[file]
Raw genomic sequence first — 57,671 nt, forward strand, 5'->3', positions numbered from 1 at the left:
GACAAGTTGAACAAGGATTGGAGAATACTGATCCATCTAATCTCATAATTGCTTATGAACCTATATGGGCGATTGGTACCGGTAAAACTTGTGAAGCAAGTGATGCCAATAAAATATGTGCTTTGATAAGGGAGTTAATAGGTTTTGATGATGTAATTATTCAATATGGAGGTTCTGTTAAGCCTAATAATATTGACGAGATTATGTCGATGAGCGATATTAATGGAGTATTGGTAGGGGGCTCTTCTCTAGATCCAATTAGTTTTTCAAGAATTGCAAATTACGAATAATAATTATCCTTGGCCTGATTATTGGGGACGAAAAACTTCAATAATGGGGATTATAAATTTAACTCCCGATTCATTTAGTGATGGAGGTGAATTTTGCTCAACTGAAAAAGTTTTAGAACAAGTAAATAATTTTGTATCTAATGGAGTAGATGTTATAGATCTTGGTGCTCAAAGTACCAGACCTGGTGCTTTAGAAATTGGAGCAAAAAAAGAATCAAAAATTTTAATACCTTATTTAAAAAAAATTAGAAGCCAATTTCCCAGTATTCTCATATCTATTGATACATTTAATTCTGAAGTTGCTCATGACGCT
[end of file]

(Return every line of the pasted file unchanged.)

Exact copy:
Raw genomic sequence first — 57,671 nt, forward strand, 5'->3', positions numbered from 1 at the left:
GACAAGTTGAACAAGGATTGGAGAATACTGATCCATCTAATCTCATAATTGCTTATGAACCTATATGGGCGATTGGTACCGGTAAAACTTGTGAAGCAAGTGATGCCAATAAAATATGTGCTTTGATAAGGGAGTTAATAGGTTTTGATGATGTAATTATTCAATATGGAGGTTCTGTTAAGCCTAATAATATTGACGAGATTATGTCGATGAGCGATATTAATGGAGTATTGGTAGGGGGCTCTTCTCTAGATCCAATTAGTTTTTCAAGAATTGCAAATTACGAATAATAATTATCCTTGGCCTGATTATTGGGGACGAAAAACTTCAATAATGGGGATTATAAATTTAACTCCCGATTCATTTAGTGATGGAGGTGAATTTTGCTCAACTGAAAAAGTTTTAGAACAAGTAAATAATTTTGTATCTAATGGAGTAGATGTTATAGATCTTGGTGCTCAAAGTACCAGACCTGGTGCTTTAGAAATTGGAGCAAAAAAAGAATCAAAAATTTTAATACCTTATTTAAAAAAAATTAGAAGCCAATTTCCCAGTATTCTCATATCTATTGATACATTTAATTCTGAAGTTGCTCATGACGCT